Ancient skull: A Homo erectus skullcap found northwest of Johannesburg has been identified as the oldest to date. The hominin, a direct ancestor of modern humans, moved out of Africa into other continents.
Stone Age chewing gum: This piece of birch pitch was chewed by a girl who lived 5,700 years ago in what's now Denmark. Geneticists were able to sequence her genome and oral microbiome from the substance. It was the first time human genetic material had successfully been extracted from something besides human bones.
Prehistoric Picasso: Maxime Aubert and Adam Brumm were part of the team that made the discovery of the world's oldest rock art found in a cave in Sulawesi, Indonesia.
Crazy beast: An artist's impression of Adalatherium, a bizarre mammal dubbed "crazy beast" and first described in 2020 is shown here. It would have lived among the dinosaurs and is unlike any other mammal -- extinct or living.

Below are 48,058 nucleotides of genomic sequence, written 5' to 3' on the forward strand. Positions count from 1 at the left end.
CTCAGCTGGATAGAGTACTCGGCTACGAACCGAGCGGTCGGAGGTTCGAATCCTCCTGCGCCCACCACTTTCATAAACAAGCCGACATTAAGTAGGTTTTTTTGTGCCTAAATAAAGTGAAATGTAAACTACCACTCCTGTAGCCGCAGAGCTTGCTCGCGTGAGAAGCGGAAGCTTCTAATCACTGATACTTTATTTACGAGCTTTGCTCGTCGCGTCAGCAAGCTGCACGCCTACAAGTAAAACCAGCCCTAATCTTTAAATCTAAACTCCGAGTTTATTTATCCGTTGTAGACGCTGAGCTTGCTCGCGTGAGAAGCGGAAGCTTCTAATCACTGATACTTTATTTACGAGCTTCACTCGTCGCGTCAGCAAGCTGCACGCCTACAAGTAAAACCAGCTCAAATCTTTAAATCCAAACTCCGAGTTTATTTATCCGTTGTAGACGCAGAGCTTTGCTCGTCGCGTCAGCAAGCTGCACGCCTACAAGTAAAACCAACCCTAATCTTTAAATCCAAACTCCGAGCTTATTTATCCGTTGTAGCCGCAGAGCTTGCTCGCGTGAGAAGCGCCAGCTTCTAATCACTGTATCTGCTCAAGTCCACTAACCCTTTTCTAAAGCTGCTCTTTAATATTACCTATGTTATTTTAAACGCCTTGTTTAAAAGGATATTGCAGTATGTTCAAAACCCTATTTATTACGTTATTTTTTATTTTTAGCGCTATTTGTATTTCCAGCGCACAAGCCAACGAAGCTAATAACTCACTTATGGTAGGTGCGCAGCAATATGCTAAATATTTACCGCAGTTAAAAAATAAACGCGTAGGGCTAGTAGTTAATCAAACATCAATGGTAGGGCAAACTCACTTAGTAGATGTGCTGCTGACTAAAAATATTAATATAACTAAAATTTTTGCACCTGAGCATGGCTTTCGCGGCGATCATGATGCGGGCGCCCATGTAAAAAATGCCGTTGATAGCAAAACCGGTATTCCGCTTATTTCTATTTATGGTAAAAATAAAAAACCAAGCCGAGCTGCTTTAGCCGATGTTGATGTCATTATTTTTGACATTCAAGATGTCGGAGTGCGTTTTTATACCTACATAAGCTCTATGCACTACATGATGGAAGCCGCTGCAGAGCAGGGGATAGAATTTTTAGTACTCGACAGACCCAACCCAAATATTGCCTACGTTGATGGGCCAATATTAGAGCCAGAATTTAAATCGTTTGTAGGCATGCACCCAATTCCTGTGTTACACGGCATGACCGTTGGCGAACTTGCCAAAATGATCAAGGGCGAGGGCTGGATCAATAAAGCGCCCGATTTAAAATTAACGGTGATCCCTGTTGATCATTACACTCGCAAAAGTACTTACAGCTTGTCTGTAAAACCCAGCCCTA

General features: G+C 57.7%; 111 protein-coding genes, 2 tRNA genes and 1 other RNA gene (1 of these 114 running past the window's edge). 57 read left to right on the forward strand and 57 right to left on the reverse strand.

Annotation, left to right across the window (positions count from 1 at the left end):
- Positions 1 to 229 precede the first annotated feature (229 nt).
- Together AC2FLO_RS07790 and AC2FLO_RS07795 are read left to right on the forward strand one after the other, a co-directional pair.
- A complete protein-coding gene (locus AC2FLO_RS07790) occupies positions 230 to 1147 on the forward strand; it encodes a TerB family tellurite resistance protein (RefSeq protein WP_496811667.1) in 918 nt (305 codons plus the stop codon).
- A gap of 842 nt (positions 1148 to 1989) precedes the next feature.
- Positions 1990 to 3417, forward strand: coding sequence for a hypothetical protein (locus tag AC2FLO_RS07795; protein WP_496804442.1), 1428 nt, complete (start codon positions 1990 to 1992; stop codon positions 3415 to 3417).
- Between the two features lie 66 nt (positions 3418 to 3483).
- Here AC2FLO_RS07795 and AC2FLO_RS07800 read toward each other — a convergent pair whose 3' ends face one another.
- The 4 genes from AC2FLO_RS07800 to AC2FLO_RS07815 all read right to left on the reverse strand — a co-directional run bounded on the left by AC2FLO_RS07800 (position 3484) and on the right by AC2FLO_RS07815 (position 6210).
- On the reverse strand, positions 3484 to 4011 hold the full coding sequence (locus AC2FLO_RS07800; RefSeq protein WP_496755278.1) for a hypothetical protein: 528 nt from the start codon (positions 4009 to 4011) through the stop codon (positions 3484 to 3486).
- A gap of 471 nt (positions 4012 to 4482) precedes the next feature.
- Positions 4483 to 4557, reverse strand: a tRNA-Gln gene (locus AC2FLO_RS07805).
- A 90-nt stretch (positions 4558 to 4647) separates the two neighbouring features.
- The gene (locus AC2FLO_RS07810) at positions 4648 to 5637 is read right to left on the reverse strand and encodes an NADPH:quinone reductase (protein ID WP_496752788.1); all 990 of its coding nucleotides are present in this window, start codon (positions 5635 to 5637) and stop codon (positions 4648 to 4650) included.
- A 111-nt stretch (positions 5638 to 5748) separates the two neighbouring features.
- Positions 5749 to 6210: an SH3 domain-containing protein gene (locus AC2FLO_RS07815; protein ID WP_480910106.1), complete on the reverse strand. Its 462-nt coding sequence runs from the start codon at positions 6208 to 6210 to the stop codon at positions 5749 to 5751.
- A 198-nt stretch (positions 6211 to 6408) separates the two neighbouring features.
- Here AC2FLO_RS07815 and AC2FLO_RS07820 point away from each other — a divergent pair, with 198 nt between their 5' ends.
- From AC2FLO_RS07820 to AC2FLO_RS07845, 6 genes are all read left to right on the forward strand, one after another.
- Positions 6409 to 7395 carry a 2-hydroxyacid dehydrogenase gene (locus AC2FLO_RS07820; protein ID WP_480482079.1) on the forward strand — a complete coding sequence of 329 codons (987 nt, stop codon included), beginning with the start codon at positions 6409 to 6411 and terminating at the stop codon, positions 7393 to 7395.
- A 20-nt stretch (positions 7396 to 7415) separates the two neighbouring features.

Primitive human ancestor: This is an artist's rendering of Ikaria wariootia -- a wormlike creature about the size of a grain of rice that was uncovered in South Australia. It's the oldest ancestor on the family tree that includes humans and most animals. The creature lived 555 million years ago.
Oldest material found on Earth: A magnified view of a presolar grain, or stardust, that is about 8 micrometers. It existed before our solar system was created.
Frozen bear: An Ice Age cave bear was found in Siberian permafrost with all its soft tissue intact. It could be up to 39,500 years old.
Voice from the dead: Researchers in the United Kingdom re-created the voice of a mummified Egyptian priest by 3D printing his voice box after scanning the priest's remains.
Viking diversity: A mass grave of around 50 headless Vikings from a site in Dorset, UK. Some of these remains were used as part of a massive DNA analysis of over 400 Viking skeletons. The study found that the Vikings were surprisingly genetically diverse.